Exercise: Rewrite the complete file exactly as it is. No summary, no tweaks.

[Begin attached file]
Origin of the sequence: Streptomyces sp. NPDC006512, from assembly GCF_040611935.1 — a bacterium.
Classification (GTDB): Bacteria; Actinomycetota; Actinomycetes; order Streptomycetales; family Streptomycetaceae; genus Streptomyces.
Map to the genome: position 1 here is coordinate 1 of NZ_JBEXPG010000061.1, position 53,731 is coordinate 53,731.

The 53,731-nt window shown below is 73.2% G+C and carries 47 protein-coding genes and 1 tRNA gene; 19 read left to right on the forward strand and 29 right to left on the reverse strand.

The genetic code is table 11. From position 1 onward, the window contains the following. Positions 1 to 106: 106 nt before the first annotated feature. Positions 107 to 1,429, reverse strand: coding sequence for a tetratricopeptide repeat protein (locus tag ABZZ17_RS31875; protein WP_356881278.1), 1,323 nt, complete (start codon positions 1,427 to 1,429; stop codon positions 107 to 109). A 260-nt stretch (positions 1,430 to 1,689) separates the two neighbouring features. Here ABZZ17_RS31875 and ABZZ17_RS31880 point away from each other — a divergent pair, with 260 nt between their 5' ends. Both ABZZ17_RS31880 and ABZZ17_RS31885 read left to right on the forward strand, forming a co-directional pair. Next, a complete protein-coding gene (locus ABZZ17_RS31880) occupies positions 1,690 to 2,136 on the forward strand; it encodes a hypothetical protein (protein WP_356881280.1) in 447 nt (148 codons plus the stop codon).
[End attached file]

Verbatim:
Origin of the sequence: Streptomyces sp. NPDC006512, from assembly GCF_040611935.1 — a bacterium.
Classification (GTDB): Bacteria; Actinomycetota; Actinomycetes; order Streptomycetales; family Streptomycetaceae; genus Streptomyces.
Map to the genome: position 1 here is coordinate 1 of NZ_JBEXPG010000061.1, position 53,731 is coordinate 53,731.

The 53,731-nt window shown below is 73.2% G+C and carries 47 protein-coding genes and 1 tRNA gene; 19 read left to right on the forward strand and 29 right to left on the reverse strand.

The genetic code is table 11. From position 1 onward, the window contains the following. Positions 1 to 106: 106 nt before the first annotated feature. Positions 107 to 1,429, reverse strand: coding sequence for a tetratricopeptide repeat protein (locus tag ABZZ17_RS31875; protein WP_356881278.1), 1,323 nt, complete (start codon positions 1,427 to 1,429; stop codon positions 107 to 109). A 260-nt stretch (positions 1,430 to 1,689) separates the two neighbouring features. Here ABZZ17_RS31875 and ABZZ17_RS31880 point away from each other — a divergent pair, with 260 nt between their 5' ends. Both ABZZ17_RS31880 and ABZZ17_RS31885 read left to right on the forward strand, forming a co-directional pair. Next, a complete protein-coding gene (locus ABZZ17_RS31880) occupies positions 1,690 to 2,136 on the forward strand; it encodes a hypothetical protein (protein WP_356881280.1) in 447 nt (148 codons plus the stop codon).